2) “Glory” — The extraordinary way God’s holiness was manifested to Israel. Again and again in the history of Israel, the Scriptures mention the shekinah, God’s splendor of light which appeared when God was with his people in a special way. It appeared in the cloud that led them through the wilderness (Exodus 16:19), and it settled in the Temple (1 Kings 8:11). This glory indicated that God was present with the people in a very special way.

3) “Covenants” — The special pacts made with the patriarchs which sealed the relationship of mutual friendship between God and his people (Genesis 15:18; Genesis 17:2; Exodus 19:5; Exodus 24:7-8; Sirach 44:12, 18; Psalm 89:3-4).

4) “Giving of the Law” — The Israelites were entrusted with the sacred Law, or Torah, the expression of God’s will given to Moses (Exodus 20:1-17; Deuteronomy 5:1-22).

5) “Worship” — They were also given precepts of divine worship (Leviticus 17 – 26), so different from the idolatrous worship of Israel’s neighbors, which often included prostitution and human sacrifice.

6) “Promises” — The promises made to Abraham (Genesis 12:12; 21:12), Moses (Deuteronomy 18:18-19), and David (2 Samuel 7:11-16), whereby they knew from God that they could, if faithful, be destined for greatness.

7) “Patriarchs” — Israel’s ancestors, who gave them a tradition, a history, and a heritage. Israel still worships the God of its fathers: Abraham, Isaac, and Jacob (see Romans 11:28).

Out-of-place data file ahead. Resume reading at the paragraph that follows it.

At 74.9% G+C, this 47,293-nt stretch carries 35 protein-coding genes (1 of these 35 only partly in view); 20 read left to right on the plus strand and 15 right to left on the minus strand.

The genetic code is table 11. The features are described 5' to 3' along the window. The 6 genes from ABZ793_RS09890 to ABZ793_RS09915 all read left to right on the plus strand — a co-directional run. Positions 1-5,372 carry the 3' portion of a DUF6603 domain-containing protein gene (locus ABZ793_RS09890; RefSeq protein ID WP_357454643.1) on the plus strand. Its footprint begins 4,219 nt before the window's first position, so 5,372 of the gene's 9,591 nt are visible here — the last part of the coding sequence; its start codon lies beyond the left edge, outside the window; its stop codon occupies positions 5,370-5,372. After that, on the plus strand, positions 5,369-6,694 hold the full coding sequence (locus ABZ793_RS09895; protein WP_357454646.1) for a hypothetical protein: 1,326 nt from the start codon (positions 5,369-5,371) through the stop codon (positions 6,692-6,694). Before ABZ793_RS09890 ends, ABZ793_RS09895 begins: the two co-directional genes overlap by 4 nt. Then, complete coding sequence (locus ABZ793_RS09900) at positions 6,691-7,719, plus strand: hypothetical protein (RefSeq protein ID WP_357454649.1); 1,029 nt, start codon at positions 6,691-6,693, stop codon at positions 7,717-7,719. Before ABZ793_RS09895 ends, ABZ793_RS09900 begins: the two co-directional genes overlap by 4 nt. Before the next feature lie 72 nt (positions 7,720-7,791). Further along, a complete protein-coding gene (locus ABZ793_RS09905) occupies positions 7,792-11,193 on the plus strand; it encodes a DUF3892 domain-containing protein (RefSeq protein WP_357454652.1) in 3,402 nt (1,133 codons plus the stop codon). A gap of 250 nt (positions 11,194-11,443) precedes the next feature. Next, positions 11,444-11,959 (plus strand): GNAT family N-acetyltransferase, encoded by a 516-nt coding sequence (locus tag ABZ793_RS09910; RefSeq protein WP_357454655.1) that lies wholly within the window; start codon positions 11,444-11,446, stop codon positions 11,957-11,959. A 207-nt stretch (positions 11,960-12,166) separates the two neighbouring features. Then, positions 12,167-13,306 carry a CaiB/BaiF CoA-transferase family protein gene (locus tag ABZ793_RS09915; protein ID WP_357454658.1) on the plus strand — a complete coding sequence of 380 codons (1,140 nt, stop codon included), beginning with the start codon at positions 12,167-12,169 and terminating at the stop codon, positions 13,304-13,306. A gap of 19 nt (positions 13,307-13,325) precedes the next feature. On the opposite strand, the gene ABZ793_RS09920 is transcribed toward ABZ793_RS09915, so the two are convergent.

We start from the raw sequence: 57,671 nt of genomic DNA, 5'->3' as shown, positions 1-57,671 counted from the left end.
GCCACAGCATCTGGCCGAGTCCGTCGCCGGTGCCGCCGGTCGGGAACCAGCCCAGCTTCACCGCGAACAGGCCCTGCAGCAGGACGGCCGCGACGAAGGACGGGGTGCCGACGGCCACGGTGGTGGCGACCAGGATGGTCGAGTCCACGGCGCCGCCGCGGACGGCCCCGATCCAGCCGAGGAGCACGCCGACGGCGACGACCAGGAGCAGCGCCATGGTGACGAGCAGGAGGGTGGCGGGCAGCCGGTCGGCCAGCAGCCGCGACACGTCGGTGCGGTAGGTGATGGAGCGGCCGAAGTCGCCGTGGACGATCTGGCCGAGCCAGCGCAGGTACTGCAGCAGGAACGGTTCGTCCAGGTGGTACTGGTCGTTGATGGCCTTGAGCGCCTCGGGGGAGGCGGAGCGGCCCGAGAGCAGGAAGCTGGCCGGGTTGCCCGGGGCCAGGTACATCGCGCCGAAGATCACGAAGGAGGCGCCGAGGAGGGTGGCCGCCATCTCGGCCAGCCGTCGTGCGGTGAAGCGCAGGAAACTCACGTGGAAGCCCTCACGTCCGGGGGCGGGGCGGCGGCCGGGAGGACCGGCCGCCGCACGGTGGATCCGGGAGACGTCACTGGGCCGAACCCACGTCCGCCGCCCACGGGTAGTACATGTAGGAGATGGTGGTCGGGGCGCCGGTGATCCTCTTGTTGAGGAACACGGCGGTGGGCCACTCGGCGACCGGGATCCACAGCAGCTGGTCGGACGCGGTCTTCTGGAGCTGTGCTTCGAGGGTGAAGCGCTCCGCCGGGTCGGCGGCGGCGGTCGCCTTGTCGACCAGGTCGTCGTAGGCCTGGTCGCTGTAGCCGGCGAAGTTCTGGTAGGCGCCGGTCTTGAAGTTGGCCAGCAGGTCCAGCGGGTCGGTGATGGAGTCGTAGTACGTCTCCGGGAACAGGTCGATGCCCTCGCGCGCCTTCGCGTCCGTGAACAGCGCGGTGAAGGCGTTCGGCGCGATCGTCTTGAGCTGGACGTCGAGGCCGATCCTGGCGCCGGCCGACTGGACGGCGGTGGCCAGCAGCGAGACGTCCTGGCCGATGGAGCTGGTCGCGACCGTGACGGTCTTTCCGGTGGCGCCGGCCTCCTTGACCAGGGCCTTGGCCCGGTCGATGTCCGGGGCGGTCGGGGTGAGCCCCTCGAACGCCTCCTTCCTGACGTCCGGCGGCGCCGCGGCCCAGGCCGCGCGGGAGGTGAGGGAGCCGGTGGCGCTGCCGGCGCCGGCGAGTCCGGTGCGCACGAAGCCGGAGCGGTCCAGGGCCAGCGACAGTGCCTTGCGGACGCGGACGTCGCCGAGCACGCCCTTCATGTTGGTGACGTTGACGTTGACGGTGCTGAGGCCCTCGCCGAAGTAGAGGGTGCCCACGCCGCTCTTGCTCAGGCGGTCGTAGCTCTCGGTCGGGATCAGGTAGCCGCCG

and from them, according to the flesh, is the Christ,

To this summary of Israel’s seven historic privileges, Saint Paul adds an eighth, the climax, the culmination of all the privileges: “Messiah” — the descendent par excellence. The fact that the savior of all mankind is from the Israelite nation is their greatest title to glory, but he is not recognized as such.

Everything else had been a preparation for the coming of this Anointed One of God, and yet they rejected him. This is the source of Paul’s anguish.

who is over all,

Though the Jewish people do not realize Christ’s true identity, Paul has complete faith in the divinity of Christ, who has sovereignty over all.

God blessed forever. Amen.

This last phrase is obscure. It can be an acclamation of God, who is blessed forever, or its juxtaposition with a description of Christ would suggest Paul is actually calling Christ “God.” If the first interpretation is the correct one, the Greek construction is quite awkward. The second version fits both the Greek construction and the sense of Paul’s argument. In other words, from the Jewish people came Christ, who is sovereign over all and who is God, blessed forever.

Gospel – Matthew 14:22-23

After he had fed the people, Jesus made the disciples get into a boat
and precede him to the other side,
while he dismissed the crowds.
After doing so, he went up on the mountain by himself to pray.